Now I feel impatient and not ready to compromise with who I am. I feel so strongly that there is just one chance to live and I want to be myself. I put a lot more effort in my friendships and family, think a lot more of who and what matters in my life.
    The conflict with my boyfriend is that he matters to me and that I matter to him. But living together does not make me shine but willow. Or he makes me shine just when we have some distance.

    • This reply was modified 1 month, 2 weeks ago by DeJana.
    #384032
    DeJana
    Participant

    Another point is that it matters to me to build a family. How should a find a man that suits me?
    Finding a man is not a problem, but the next person will have other incompatibilities and somewhere one has to compromise. There will never be a perfect, so how to know?

    #384036
    anita
    Participant

    Dear DeJana:

    From this relationship I learned to value criticism a lot. It is important for me now to look for the people who can be blunt and harsh to me when needed, because sometimes we need to get things said and friends are often way too polite in order to keep peace and don’t hurt feelings“-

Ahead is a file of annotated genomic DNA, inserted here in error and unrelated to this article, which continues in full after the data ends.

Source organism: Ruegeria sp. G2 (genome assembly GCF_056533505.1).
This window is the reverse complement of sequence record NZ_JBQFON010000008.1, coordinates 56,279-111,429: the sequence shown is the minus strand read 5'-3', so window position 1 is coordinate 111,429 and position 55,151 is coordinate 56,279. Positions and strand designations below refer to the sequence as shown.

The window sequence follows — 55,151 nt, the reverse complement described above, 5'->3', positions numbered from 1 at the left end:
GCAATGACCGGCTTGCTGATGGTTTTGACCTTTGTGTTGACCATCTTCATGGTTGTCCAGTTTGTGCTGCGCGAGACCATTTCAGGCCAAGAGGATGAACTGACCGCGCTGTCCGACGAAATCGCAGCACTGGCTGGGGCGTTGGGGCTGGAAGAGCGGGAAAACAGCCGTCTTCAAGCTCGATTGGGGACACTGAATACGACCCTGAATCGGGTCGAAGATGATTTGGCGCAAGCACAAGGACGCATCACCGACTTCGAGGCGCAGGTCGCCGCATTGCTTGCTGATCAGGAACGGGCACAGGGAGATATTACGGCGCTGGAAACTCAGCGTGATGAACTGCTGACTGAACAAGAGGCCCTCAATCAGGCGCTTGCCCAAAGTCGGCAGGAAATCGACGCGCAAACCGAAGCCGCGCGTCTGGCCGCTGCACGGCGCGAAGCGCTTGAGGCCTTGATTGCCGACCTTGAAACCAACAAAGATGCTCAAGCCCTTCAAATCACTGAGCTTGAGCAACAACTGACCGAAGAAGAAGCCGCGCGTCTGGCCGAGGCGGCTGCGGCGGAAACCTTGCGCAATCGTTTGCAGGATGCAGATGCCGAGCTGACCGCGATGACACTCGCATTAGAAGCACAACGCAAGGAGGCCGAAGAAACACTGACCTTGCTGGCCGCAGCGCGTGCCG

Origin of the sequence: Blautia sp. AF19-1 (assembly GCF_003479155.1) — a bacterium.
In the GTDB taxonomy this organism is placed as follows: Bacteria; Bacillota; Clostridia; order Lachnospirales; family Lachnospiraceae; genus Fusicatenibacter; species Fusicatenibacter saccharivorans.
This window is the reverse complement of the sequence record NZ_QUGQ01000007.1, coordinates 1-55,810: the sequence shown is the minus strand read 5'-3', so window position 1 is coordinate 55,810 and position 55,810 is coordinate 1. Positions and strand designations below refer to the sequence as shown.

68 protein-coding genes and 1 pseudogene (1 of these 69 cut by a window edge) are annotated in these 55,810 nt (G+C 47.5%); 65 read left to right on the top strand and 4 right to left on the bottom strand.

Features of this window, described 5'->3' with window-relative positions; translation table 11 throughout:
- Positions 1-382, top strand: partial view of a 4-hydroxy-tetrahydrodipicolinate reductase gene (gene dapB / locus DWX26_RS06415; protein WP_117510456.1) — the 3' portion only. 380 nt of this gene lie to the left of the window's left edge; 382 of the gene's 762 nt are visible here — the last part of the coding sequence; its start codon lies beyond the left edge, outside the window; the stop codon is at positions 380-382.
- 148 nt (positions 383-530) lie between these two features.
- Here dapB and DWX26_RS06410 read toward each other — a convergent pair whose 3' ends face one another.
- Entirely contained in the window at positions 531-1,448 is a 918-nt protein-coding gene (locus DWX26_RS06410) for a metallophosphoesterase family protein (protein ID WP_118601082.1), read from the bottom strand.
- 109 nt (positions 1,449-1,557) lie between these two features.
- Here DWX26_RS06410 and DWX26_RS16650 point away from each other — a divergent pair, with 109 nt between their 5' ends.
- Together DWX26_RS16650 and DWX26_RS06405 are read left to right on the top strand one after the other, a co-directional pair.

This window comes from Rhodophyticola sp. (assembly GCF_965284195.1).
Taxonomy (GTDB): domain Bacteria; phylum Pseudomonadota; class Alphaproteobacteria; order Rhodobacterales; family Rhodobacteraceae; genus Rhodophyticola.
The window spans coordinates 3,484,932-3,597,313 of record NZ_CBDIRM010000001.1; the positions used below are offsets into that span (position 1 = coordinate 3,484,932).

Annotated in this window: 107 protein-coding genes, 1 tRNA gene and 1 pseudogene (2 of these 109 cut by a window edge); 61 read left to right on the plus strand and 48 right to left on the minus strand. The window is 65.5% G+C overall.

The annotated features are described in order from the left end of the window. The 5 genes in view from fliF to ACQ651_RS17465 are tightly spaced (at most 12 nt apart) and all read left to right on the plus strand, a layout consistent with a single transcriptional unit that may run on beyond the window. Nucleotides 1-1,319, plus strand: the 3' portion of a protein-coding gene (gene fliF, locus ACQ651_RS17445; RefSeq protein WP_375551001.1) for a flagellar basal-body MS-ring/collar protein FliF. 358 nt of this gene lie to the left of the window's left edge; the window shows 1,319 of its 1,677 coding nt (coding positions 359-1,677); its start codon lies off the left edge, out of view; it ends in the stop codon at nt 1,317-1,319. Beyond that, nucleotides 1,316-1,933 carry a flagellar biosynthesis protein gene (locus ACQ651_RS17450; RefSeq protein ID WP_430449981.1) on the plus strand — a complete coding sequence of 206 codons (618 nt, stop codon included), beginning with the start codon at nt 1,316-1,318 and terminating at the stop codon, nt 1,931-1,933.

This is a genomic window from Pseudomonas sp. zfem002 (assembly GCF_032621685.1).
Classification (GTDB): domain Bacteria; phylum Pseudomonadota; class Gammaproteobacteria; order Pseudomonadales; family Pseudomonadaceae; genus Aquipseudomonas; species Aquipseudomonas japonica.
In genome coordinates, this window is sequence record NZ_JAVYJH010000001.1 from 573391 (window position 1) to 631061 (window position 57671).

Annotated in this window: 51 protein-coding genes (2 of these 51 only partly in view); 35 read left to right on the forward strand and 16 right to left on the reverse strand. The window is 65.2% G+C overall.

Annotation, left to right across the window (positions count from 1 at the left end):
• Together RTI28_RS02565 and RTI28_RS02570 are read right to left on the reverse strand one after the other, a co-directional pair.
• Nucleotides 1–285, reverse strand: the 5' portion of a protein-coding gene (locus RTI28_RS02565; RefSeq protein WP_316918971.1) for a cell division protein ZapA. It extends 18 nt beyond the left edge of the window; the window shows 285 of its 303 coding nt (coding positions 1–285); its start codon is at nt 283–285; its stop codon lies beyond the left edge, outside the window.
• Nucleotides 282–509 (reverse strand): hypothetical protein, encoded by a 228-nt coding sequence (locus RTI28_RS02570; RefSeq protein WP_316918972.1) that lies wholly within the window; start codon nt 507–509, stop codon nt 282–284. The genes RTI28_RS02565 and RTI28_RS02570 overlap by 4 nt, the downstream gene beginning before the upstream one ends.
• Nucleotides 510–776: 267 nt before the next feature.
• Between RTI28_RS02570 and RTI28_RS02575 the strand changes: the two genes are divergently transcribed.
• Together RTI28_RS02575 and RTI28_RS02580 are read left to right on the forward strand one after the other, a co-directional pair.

– there is a middle way between being “too polite”, saying nothing and  being “blunt and harsh”. The middle way is saying your truth in a gentle, kind way.

    we should know to listen to the constructive criticism“- criticism is constructive long-term only when it is given in a gentle and kind manner (or at the least not in a rude, harsh way!)

    I told a good friend of mine who was single that she had bad breath often. I tried to be as discreet as possible.. . She thanked me later. And has a new boyfriend now, maybe fixing this issue has a finger in it?“- your criticism worked, probably because you delivered it gently, kindly (not harshly!)

    Once we were on the beach. He did not let me sit comfortable of play with the sand, because there will be sand in the car afterwards… My philosophy is: I go and play in the sand and don’t care…. I want to show we have different philosophies“- this mismatch of philosophies would make co-parenting with him (if you have plans to become a mother) very difficult, and produce sad kids (kids who are not allowed to play in the sand are sad kids)!